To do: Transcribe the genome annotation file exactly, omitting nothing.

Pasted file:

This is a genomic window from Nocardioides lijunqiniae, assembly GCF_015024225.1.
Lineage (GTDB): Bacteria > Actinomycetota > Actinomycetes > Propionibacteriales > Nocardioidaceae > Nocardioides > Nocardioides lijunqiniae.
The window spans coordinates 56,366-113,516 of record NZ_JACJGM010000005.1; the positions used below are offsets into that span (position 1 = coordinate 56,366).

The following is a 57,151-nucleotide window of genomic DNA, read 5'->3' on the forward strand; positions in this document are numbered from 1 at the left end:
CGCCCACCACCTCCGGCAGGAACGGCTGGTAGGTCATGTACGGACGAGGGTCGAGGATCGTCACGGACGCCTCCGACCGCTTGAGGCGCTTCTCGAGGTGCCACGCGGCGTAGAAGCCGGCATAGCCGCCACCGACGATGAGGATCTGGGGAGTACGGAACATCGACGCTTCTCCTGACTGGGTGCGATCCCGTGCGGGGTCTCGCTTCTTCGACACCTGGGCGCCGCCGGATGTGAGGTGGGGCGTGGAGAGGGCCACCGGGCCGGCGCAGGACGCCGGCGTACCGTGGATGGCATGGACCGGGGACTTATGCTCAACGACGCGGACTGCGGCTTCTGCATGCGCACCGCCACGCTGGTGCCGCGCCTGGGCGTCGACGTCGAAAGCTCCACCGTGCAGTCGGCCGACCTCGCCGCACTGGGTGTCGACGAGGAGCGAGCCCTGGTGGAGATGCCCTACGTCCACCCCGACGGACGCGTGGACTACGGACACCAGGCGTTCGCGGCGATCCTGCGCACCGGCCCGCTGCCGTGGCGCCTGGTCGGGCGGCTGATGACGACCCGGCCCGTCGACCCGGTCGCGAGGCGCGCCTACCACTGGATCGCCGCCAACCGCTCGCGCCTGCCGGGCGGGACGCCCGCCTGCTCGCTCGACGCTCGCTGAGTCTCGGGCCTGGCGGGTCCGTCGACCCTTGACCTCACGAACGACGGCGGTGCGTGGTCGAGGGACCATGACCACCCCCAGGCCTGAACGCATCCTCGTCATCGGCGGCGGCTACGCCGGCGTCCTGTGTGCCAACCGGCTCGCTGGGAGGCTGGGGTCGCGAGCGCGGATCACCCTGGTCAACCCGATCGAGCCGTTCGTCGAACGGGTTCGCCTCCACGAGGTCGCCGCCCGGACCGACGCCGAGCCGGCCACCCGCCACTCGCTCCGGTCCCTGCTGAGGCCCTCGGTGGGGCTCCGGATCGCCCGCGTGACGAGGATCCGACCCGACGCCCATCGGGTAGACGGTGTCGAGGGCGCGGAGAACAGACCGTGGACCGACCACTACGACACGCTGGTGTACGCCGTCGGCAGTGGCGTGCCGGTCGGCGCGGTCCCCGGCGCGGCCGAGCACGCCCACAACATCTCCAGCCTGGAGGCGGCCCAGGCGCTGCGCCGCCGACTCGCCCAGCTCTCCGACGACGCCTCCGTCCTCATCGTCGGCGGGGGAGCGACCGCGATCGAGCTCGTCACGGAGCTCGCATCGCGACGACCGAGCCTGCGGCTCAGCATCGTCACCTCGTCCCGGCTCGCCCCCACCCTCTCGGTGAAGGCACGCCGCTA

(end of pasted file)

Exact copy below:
This is a genomic window from Nocardioides lijunqiniae, assembly GCF_015024225.1.
Lineage (GTDB): Bacteria > Actinomycetota > Actinomycetes > Propionibacteriales > Nocardioidaceae > Nocardioides > Nocardioides lijunqiniae.
The window spans coordinates 56,366-113,516 of record NZ_JACJGM010000005.1; the positions used below are offsets into that span (position 1 = coordinate 56,366).

The following is a 57,151-nucleotide window of genomic DNA, read 5'->3' on the forward strand; positions in this document are numbered from 1 at the left end:
CGCCCACCACCTCCGGCAGGAACGGCTGGTAGGTCATGTACGGACGAGGGTCGAGGATCGTCACGGACGCCTCCGACCGCTTGAGGCGCTTCTCGAGGTGCCACGCGGCGTAGAAGCCGGCATAGCCGCCACCGACGATGAGGATCTGGGGAGTACGGAACATCGACGCTTCTCCTGACTGGGTGCGATCCCGTGCGGGGTCTCGCTTCTTCGACACCTGGGCGCCGCCGGATGTGAGGTGGGGCGTGGAGAGGGCCACCGGGCCGGCGCAGGACGCCGGCGTACCGTGGATGGCATGGACCGGGGACTTATGCTCAACGACGCGGACTGCGGCTTCTGCATGCGCACCGCCACGCTGGTGCCGCGCCTGGGCGTCGACGTCGAAAGCTCCACCGTGCAGTCGGCCGACCTCGCCGCACTGGGTGTCGACGAGGAGCGAGCCCTGGTGGAGATGCCCTACGTCCACCCCGACGGACGCGTGGACTACGGACACCAGGCGTTCGCGGCGATCCTGCGCACCGGCCCGCTGCCGTGGCGCCTGGTCGGGCGGCTGATGACGACCCGGCCCGTCGACCCGGTCGCGAGGCGCGCCTACCACTGGATCGCCGCCAACCGCTCGCGCCTGCCGGGCGGGACGCCCGCCTGCTCGCTCGACGCTCGCTGAGTCTCGGGCCTGGCGGGTCCGTCGACCCTTGACCTCACGAACGACGGCGGTGCGTGGTCGAGGGACCATGACCACCCCCAGGCCTGAACGCATCCTCGTCATCGGCGGCGGCTACGCCGGCGTCCTGTGTGCCAACCGGCTCGCTGGGAGGCTGGGGTCGCGAGCGCGGATCACCCTGGTCAACCCGATCGAGCCGTTCGTCGAACGGGTTCGCCTCCACGAGGTCGCCGCCCGGACCGACGCCGAGCCGGCCACCCGCCACTCGCTCCGGTCCCTGCTGAGGCCCTCGGTGGGGCTCCGGATCGCCCGCGTGACGAGGATCCGACCCGACGCCCATCGGGTAGACGGTGTCGAGGGCGCGGAGAACAGACCGTGGACCGACCACTACGACACGCTGGTGTACGCCGTCGGCAGTGGCGTGCCGGTCGGCGCGGTCCCCGGCGCGGCCGAGCACGCCCACAACATCTCCAGCCTGGAGGCGGCCCAGGCGCTGCGCCGCCGACTCGCCCAGCTCTCCGACGACGCCTCCGTCCTCATCGTCGGCGGGGGAGCGACCGCGATCGAGCTCGTCACGGAGCTCGCATCGCGACGACCGAGCCTGCGGCTCAGCATCGTCACCTCGTCCCGGCTCGCCCCCACCCTCTCGGTGAAGGCACGCCGCTA